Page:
RGDATA’s complaint upheld regarding Aldi’s Swap & Save Campaign
Complaints made by RGDATA and others to the Advertising Standards Authority about the Aldi Swap & Save campaign have resulted in Aldi being told that aspects of the campaign were not in line with the advertising standards code and they were not to run these formats of the ads again.
A television advertisement for Aldi featured a family finding out how much they saved when they shopped with Aldi for four weeks. Statements made by the family during the advertisement included:
We had this image that because we were going to be buying cheaper, we will be cutting our quality, but it didn’t happen at all.
Everything was excellent quality. We swapped to Aldi and we saved €486 for 4 weeks.
The Advertising Standards Authority of Ireland examined three issues – firstly, that no information on the breakdown of the savings or substantiation for the savings had been provided for the amounts. Secondly it was not possible to verify the savings claim as it was not clear what products the savings related to; and thirdly, no information had been provided as to how the products purchased had been selected.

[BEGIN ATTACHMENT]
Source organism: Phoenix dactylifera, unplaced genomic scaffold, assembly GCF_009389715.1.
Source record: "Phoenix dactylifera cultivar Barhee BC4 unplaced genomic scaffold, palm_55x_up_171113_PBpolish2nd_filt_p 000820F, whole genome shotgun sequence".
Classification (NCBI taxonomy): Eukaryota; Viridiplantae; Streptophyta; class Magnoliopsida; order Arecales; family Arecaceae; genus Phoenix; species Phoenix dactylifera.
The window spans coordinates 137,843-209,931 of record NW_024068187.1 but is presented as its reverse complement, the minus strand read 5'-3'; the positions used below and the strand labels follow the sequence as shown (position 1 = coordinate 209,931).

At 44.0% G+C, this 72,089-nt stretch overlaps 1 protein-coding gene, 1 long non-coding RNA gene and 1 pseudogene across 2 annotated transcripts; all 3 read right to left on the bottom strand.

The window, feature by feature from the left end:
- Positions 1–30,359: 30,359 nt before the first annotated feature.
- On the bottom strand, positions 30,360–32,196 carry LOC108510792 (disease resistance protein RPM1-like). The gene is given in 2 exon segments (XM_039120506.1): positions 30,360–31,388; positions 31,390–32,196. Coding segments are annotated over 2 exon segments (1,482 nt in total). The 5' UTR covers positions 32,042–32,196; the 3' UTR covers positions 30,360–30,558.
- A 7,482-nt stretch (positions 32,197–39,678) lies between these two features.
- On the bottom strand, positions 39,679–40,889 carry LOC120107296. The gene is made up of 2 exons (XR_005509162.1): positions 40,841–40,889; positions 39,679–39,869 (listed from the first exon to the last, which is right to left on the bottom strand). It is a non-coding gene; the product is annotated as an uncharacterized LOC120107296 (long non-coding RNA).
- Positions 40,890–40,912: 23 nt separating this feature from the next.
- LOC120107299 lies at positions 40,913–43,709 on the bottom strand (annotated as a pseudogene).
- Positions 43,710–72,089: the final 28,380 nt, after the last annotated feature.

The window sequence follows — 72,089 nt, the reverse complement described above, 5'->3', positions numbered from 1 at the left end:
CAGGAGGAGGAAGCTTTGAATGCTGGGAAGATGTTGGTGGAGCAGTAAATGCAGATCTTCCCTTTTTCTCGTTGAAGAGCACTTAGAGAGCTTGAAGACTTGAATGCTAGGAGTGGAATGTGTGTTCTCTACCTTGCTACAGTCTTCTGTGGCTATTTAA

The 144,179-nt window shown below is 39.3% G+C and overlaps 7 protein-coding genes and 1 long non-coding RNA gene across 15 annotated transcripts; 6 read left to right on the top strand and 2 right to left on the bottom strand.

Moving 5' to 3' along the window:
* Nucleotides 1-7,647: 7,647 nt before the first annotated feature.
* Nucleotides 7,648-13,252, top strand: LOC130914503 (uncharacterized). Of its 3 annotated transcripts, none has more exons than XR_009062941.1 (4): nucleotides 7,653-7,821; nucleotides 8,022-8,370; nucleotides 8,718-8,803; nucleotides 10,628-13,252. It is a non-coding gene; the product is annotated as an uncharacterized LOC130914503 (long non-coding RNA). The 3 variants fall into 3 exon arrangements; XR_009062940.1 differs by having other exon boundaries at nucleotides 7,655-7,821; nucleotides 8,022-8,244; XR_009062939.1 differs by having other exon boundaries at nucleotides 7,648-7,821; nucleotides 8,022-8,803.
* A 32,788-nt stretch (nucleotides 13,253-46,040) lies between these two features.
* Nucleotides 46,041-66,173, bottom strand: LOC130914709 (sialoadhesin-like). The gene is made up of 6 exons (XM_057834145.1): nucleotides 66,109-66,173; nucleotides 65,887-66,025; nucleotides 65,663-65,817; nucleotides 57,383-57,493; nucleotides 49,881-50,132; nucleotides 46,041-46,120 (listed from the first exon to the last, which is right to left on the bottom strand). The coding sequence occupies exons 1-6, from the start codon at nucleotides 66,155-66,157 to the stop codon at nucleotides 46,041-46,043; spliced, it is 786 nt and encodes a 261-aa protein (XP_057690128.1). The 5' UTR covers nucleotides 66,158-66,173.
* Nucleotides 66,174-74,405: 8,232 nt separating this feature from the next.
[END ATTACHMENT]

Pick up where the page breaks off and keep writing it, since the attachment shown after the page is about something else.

In the circumstances they considered that it was impossible to verify Aldi’s price savings claims and the advertising was therefore misleading.
The first and third issues were not upheld, but the second issue was for the following reasons:
“The Committee considered that the advertising campaign had made it clear that the savings made by the participants were based on the fact that those featured had switched their grocery shopping to Aldi over a specific period of time and was inviting consumers to swap to Aldi where they could also potentially save money on their shopping. The Committee, however, noted that no information had been provided in the advertising or on the advertisers’ website on where the participant’s initial 4-week shopping had taken place or provided any information on the products purchased. In the circumstances, the Committee considered that the absence of such information meant that consumers could not verify if the savings advertised were likely to be relevant to them based on their shopping habits.
As the advertising had not included any such information, or even a direction to the information, the Committee considered that the advertising was misleading by omission and was in breach of Sections 4.1 and 4.4 of the Code.”